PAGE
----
How To Know If Your Pet Is In Pain | Healing Paws Animal Hospital

How To Know If Your Pet Is In Pain

A very common ailment I see on a daily basis is a limping pet. While it may be more commonly
seen in dogs, we do still see cats with a limp. So, what gives? Why are they limping!??

  1. PAIN!!
    I can not stress this enough. PAIN is the most common cause for a limp or lameness in a dog or cat. Yes, you heard that right….PAIN. I find that most of my clients are completely unaware of their beloved pet being in pain because the pet is simply not acting like they are in pain. Humans display pain rather differently than animals. We have NO problem yelling at the top of our lungs if we are in excruciating pain (remember the last time you stubbed your little toe?)…or hobbling around…or complaining….or calling your doctor for an appointment… and the list goes on and on. For some reason, we expect our pets to display their pain in a similar manner. Truth be told…THEY DON’T!

Ask yourself this question…”Why would you limp?” Odds are, you would limp because you were experiencing PAIN. Animals simply DO NOT vocalize/cry/complain when they are in PAIN. Rather, the most common signs of PAIN in cats and dogs are limping, muscle quivering, depressed appetite, panting, restlessness, and licking/chewing the area that is painful. Causes of pain arise from injury, surgery, cancer, and infection/inflammation.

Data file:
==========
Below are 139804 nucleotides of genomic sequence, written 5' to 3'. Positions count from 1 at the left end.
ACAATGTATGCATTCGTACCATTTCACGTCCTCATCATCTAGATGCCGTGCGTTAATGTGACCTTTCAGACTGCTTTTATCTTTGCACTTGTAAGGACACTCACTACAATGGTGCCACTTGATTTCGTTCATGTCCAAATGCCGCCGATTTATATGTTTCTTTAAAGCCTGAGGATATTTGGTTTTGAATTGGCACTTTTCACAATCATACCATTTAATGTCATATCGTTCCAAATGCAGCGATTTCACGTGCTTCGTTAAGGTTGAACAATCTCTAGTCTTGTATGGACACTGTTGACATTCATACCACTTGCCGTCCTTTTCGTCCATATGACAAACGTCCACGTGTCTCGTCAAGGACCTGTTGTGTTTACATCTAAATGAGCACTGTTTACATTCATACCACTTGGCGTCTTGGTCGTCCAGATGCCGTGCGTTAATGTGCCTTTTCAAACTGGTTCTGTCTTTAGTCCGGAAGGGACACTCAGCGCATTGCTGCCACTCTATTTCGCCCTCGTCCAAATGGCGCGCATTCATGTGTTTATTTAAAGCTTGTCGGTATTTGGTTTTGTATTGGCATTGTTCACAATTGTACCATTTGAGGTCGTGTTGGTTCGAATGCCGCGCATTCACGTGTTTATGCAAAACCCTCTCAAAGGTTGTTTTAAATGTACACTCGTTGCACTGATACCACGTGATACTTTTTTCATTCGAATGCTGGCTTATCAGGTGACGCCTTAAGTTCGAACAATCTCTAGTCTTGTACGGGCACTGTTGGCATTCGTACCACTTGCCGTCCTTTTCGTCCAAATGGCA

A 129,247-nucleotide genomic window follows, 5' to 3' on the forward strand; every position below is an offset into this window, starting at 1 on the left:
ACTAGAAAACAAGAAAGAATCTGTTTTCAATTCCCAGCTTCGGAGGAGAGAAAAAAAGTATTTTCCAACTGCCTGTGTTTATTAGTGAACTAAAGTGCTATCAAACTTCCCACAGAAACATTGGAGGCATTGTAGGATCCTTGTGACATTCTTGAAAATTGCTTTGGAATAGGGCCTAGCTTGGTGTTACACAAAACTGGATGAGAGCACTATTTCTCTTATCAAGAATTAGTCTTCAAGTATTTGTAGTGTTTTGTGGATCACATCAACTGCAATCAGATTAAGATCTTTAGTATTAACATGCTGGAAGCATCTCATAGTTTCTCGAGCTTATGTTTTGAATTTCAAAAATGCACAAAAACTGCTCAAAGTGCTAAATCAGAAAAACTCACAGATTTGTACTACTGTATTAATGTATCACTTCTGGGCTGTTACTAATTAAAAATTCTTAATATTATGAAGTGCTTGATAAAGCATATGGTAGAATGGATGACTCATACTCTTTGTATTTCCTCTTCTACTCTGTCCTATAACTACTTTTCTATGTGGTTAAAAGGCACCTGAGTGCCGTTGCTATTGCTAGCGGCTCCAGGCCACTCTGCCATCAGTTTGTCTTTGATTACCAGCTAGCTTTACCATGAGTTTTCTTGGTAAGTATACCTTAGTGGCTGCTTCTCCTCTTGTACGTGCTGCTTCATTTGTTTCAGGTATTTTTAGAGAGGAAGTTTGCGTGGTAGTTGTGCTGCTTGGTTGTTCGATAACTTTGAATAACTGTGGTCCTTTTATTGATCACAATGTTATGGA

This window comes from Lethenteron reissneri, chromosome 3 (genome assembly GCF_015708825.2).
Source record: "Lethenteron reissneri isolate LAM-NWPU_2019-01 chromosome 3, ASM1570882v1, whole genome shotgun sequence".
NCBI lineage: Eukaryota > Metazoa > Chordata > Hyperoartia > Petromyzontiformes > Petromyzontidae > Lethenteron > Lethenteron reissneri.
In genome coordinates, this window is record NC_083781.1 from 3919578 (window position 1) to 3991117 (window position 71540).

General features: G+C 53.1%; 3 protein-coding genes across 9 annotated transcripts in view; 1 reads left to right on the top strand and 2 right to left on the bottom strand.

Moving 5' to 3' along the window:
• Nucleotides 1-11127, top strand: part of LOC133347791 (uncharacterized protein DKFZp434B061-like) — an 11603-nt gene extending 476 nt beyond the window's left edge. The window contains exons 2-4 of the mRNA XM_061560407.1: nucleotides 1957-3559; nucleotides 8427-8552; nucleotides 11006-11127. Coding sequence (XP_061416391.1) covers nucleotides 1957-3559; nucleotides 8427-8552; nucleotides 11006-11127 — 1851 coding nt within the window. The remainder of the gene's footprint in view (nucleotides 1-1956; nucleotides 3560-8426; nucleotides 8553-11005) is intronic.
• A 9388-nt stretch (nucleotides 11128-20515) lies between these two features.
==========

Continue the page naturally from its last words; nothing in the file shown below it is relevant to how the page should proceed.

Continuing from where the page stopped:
2. Neuropathy
This is a condition where the communication between the brain and the extremity is broken. You can see this condition present in any of the 4 limbs and/or tail of a cat or dog. While neuropathy can be painful, it doesn’t always come with pain. Neuropathy can be challenging to differentiate from pain and requires a skilled veterinarian to preform an examination and diagnostic tests…

What can I do to help my pet that is limping? Call your trusted vet. 

Often times clients like to try something at home to help their pet feel better before committing to an appointment with their vet. While it may seem like a good idea, please refrain from Dr. Google to diagnose your pet’s ailment. Last time I checked Google didn’t graduate from Veterinary School. Trust your veterinarian’s education and years of clinical experience over any online platform for sound medical advice. I see all too often well-intentioned clients misdiagnose their own pet and take medical advice off a Google search engine. SKETCHY!

If your beloved pet is limping, or you believe your pet could be pain, please reach out to
your trusted vet. We are here to help you and your pet enjoy many happy, pain-free years
together!

Cheers!

 

Carrie Vigeant D.V.M., mother of 3 boys, entrepreneur, wife, and foodie.